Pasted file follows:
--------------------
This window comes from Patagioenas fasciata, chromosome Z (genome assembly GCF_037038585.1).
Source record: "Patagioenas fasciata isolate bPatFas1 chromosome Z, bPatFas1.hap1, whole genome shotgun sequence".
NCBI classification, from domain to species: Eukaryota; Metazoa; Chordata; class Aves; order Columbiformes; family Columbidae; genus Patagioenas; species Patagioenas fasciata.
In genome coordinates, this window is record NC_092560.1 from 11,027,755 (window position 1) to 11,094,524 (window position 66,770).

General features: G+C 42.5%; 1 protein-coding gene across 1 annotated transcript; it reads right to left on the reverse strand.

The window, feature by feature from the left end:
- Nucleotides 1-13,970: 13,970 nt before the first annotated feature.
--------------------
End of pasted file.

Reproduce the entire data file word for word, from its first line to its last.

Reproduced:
This window comes from Patagioenas fasciata, chromosome Z (genome assembly GCF_037038585.1).
Source record: "Patagioenas fasciata isolate bPatFas1 chromosome Z, bPatFas1.hap1, whole genome shotgun sequence".
NCBI classification, from domain to species: Eukaryota; Metazoa; Chordata; class Aves; order Columbiformes; family Columbidae; genus Patagioenas; species Patagioenas fasciata.
In genome coordinates, this window is record NC_092560.1 from 11,027,755 (window position 1) to 11,094,524 (window position 66,770).

General features: G+C 42.5%; 1 protein-coding gene across 1 annotated transcript; it reads right to left on the reverse strand.

The window, feature by feature from the left end:
- Nucleotides 1-13,970: 13,970 nt before the first annotated feature.